Archive for the ‘music’ Category

The Art Museums’ Rough Frame EP nails it

Monday, March 22nd, 2010

I’m enjoying a very intriguing new EP titled “Rough Frame” by the Bay Area’s own The Art Museums, via local SF label Woodsist.

new EP by The Art MuseumsThis album was apparently recorded on a Tascam 388 reel-to-reel multi-track tape recorder and mixer combo (state of the art home-recording back in the mid-80s).  The result is a thick and lush atmosphere that anyone having grown up with a monophonic sound system will fully appreciate.

The nine supplied tracks are simultaneously fresh and nostalgic, packaged nicely within the tape-hissing 8-track cassette atmospherics.  Not sure why, but it shares echoes from the mono version of Pet Sounds (and Brian Eno?), with the lonely heartbreak crooning being replaced by hipster satire at its most contemporary.

Go grab the set at Amazon’s MP3 store, or check it out on Lala.

Thomas Dolby remixes Radiohead

Monday, April 21st, 2008

Now, why does the player’s object code break my template? I have no idea, nor do I have time to jack with it right now. Here’s the link to listen to the mix, and vote if you feel so inclined.

After that, you can also check out the current top-ten remixes people have submitted and voted on.

Seawolf, live session on KCRW

Thursday, January 10th, 2008

I’m a huge fan of the work KCRW does down in Santa Monica. It’s probably the last, best, most influential real radio station (that actually loves music, not CD sales). In any case, Nic Harcourt had Seawolf in the studio last weekend.

It’s about 30 minutes into the Sounds Eclectic program.

Top 10 albums (and therefore bands) of 2007

Thursday, January 10th, 2008

Everyone does this, I know, and who the hell am I to judge? I’m me, that’s who. I figure I may have a slightly different list than some, and at least the order should be interesting to one out of a million folk out there. If I can reach just one child who listens to KISS FM… Anyway, I’ve listed my personal top ten favs based on what I’ve listened to repeatedly, in almost a scary way.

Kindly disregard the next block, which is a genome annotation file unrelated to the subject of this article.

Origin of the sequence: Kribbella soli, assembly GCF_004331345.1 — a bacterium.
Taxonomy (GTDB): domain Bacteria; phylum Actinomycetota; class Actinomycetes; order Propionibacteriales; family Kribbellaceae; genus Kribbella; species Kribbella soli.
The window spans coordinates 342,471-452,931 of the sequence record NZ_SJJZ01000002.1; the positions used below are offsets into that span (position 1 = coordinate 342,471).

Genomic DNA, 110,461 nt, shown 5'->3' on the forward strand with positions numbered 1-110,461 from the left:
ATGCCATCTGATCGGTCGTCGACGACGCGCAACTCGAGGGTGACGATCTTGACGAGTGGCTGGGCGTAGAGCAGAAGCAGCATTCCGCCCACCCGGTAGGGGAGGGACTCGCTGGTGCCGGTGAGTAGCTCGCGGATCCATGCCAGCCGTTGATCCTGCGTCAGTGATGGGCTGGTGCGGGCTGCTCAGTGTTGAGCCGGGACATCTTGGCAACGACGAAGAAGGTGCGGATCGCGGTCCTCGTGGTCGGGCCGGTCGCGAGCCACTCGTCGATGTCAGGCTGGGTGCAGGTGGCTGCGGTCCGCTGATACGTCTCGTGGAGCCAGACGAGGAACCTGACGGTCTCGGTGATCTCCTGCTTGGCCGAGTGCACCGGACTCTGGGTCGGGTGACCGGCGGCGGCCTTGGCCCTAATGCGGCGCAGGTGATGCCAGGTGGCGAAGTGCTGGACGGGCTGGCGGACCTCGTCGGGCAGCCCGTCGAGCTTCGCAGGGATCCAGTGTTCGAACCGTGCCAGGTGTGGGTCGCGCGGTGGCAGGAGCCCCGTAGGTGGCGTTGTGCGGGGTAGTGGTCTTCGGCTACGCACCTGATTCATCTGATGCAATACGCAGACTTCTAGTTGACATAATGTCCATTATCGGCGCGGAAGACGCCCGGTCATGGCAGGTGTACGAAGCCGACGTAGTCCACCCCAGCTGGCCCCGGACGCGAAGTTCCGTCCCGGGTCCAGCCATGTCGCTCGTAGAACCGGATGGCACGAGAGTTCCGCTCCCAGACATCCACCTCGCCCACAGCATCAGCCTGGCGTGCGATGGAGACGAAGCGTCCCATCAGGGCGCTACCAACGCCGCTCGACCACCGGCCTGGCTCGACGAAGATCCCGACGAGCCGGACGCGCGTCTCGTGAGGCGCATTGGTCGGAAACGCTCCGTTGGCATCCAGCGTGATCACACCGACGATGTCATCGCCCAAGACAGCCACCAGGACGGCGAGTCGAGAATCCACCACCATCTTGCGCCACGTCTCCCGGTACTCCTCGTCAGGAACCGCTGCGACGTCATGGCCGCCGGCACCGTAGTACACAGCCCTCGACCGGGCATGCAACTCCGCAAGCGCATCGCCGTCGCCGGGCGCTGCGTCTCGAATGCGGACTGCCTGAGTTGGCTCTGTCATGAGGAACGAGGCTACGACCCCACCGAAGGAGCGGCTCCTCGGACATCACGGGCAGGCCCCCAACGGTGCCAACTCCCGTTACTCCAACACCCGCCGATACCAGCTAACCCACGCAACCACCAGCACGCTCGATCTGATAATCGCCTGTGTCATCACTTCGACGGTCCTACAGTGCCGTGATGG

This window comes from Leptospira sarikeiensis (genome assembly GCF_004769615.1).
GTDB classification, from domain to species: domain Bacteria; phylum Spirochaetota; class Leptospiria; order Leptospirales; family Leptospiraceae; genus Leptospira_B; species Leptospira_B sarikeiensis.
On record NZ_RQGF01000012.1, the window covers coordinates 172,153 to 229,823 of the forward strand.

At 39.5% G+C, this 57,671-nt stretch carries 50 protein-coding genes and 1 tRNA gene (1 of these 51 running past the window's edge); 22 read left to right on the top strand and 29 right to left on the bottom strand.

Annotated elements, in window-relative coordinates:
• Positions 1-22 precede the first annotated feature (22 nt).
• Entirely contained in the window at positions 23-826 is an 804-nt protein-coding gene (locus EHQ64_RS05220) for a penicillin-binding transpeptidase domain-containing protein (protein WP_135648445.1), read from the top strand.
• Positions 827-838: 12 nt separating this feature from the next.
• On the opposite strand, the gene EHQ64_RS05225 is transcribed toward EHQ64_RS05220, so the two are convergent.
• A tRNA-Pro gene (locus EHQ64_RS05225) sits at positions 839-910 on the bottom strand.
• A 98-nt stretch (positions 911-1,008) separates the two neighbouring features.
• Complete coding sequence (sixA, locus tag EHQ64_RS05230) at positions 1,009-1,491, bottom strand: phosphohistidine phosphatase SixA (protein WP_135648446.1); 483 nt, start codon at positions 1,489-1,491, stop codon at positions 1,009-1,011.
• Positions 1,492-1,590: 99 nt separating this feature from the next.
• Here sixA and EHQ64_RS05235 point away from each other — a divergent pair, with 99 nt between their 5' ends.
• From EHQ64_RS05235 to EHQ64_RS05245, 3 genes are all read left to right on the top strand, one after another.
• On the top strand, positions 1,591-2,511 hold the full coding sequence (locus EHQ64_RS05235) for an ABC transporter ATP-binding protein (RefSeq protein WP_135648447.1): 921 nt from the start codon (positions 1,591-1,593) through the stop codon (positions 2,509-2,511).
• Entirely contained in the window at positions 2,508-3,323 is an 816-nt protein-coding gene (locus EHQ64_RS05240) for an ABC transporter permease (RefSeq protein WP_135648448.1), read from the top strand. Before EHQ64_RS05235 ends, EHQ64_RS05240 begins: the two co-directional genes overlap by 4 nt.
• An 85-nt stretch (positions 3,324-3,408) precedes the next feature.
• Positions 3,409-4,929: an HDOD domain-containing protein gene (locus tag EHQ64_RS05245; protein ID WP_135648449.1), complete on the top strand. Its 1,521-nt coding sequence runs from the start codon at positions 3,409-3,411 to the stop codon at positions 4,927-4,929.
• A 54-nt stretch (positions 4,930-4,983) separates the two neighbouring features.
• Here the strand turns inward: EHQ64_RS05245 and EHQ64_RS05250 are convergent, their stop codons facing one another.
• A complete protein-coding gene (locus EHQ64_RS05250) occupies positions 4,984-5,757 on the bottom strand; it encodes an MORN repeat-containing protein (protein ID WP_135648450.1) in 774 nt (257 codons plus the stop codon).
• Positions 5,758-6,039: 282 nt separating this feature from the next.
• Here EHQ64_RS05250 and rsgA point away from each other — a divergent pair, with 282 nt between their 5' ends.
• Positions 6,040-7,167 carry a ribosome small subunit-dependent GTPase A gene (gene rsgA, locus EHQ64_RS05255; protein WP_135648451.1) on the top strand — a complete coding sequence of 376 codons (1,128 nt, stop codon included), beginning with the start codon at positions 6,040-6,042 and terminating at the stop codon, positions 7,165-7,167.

1. Band of HorsesBand of Horses, “Cease to Begin” iTunes | MySpace.
    I am absolutely addicted to this album. I’ll listen to it multiple times in one sitting, and have found myself severely attached to nearly every song in the list. I easily get the Neil Young references people always talk about when it comes to Ben Bridewell’s voice, but I suppose for me BoH is now what I always hoped Grandaddy would become. (I’m still upset Grandaddy broke up.) BoH’s range is simply inspirational, and a real breath of fresh air. I’m always impressed by musicians who have an innate ability to produce albums where multiple songs seem to be pulled from different genres, yet the album as a whole simply “flows”. It’s not done very often, or if it tried it’s not often done well. The new Band of Horses nailed it.
  2. Menomena’s Friend and FoeMenomena, “Friend and Foe” iTunes | MySpace.
    It has been a while since I found a band so different and genre breaking, yet absolutely brilliant, that I started to lose all hope I’d ever find another Ween or Flaming Lips. This whole damn album is so fantastic, listing songs seems almost silly. Nevertheless, “Rotten Hell” surely tops the list for its slightly ambiguous take on the self-proclaimed righteousness of religion, or possibly politics. “I’ve got a stranglehold on this decision / All those opposed can rot in hell” Even their little EP, Wet and Rusting, is awesome and deserves humping and squeezing. Incidentally, “Friend and Foe” is something you really need to buy on CD – not just for the obvious quality issues, but the cover art by Craig Thompson is fantastic. Fantastic, I say! Plus, can a band that names itself after a hilarious Muppets song be wrong? I think not. Portland is saving the world.
  3. Elliott SmithElliott Smith, “New Moon” iTunes.
    This double album is incredible. Now, obviously the songs were written years ago since Elliott has been dead since 2003. (The top theory is that Elliott committed horrific suicide by plunging a knife into his own chest – not an easy feat. That, or his druggy girlfriend did it. The case is still open today.) This is the second release of Smith songs since his death at the tender age of 34, and this double album doesn’t disappoint. You get his typically beautiful mix of downtrodden indie folk rock that is nearly some of the best strung out rainy day broken heart music, ever. Pick an album, any album. And go get this one, too.